The fact that the bodies can slide on the bar allows the hooks to be placed at various intervals along the length of the bar. A series of holes 26 are drilled through at least one wall of the bar, and the carrier assembly 12 has a latch mechanism which releasably engages any of the holes. The latch mechanism includes a U-shaped bracket 28 whose arms are welded to the body, an a T-shaped pin 30 which extends through a hole 32 in the bracket and an aligned hole 34 in the body. A compression spring 36 is disposed on the pin, between the bottom surface of the bracket, and a shoulder 38 on the pin. The spring urges the pin toward the bar, so it snaps into a hole 26 in the bar when that hole is aligned with holes 32 and 34. One releases the pin from the bar by pulling up on the handle 40.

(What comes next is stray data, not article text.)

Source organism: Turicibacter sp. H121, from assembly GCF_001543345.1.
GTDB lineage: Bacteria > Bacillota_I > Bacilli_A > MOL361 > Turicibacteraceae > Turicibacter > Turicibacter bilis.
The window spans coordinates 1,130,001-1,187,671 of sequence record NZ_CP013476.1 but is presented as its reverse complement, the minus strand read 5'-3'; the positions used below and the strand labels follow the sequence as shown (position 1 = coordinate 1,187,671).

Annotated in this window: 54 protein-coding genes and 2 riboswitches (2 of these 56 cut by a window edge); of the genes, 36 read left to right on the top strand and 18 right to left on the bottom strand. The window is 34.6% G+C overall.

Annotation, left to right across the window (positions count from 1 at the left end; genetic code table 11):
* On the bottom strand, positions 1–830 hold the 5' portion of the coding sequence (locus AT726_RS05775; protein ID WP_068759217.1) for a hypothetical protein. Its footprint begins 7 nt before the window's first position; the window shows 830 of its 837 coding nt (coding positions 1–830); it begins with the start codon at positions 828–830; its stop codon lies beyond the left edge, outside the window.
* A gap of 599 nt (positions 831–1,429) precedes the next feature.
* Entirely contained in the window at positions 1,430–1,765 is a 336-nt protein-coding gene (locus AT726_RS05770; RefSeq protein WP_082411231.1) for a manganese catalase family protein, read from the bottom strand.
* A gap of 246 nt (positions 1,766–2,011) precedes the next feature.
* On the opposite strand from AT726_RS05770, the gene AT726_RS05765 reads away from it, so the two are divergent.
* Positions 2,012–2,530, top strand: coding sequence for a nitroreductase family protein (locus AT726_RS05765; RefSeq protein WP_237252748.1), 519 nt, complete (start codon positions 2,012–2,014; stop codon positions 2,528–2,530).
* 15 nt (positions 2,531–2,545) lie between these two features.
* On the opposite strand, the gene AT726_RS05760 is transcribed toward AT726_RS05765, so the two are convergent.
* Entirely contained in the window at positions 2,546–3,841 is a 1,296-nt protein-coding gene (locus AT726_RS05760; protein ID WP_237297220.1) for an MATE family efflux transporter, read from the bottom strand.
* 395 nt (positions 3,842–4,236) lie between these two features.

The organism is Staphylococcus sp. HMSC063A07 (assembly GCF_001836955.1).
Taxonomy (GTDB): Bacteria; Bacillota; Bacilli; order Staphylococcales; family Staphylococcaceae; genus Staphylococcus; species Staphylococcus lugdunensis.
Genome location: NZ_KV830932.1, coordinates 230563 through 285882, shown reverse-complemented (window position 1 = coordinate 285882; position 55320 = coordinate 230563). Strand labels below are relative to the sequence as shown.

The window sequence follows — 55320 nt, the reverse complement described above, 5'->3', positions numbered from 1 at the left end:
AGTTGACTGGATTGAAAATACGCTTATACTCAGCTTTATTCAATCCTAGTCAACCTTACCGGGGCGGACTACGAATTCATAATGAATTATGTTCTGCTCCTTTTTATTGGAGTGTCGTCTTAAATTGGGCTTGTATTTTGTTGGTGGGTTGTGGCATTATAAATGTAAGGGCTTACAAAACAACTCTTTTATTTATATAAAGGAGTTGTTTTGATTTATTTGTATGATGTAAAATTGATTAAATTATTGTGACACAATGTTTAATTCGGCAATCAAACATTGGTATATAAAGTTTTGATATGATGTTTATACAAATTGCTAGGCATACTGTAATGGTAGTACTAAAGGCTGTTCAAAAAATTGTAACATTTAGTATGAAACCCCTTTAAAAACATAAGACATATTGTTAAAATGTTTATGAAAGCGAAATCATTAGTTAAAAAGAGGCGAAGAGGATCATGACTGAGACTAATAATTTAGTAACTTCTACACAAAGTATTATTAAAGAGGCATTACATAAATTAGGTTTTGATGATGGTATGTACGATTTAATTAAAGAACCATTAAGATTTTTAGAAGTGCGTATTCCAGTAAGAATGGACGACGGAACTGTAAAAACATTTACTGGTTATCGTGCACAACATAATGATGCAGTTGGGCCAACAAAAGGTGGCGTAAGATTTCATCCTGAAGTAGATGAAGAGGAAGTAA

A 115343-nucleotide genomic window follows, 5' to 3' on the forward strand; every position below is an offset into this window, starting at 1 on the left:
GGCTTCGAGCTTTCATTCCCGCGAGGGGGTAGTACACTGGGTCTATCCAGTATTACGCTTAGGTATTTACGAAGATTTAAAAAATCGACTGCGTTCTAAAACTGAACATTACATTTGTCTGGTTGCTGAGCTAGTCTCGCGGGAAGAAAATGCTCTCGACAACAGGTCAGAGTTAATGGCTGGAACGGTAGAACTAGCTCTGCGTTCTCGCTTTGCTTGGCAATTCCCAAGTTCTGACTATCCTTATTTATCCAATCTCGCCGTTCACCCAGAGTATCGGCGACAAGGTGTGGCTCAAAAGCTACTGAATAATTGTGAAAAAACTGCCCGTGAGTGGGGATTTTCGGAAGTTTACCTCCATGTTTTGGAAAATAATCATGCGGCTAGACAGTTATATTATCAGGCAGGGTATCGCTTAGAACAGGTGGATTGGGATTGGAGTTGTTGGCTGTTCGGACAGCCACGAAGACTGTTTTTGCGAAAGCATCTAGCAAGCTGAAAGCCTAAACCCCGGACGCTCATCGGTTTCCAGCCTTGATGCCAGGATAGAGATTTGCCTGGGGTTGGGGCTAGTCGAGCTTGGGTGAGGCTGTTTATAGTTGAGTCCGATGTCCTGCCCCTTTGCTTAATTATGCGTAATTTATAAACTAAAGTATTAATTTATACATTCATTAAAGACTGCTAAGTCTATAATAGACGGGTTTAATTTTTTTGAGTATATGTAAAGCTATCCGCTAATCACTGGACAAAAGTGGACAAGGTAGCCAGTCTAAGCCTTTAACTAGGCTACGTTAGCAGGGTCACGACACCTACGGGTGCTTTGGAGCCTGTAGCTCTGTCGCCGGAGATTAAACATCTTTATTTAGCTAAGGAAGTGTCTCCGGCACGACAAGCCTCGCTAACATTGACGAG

The seam clamping tangs referred to above are short U-channel-shaped metal pieces attached near the center of the tube and spaced just far enough apart to straddle the machine-formed portion of the MR-24 and VRS panel seams.

The tool is particularly useful for lifting the flat portion of the up-slope roof panels above the plane of the roof, so that a worker to can slide an internally flanged curb diverter plate D beneath a roof panel, as suggested in FIG. 3. The process, illustrated in FIGS. 4-7, is described below.

After a hole has been cut in the roof, the curb installation tool is placed across the roof panel seams just over the upslope edge of the hole. The tool is oriented with the hooks 18 facing the down slope direction and the clamping tangs 14 facing perpendicularly up from the roof plane. The bar is placed with the clamping tangs above a roof panel seam, one on either side of the seam.

The hooks 18 are allowed to hang downward from the tool body, with their ends extending underneath the edges of the roof panels. The carrier assemblies 12 are then moved along the tool body, if necessary, to desired lifting spots on the panel edges.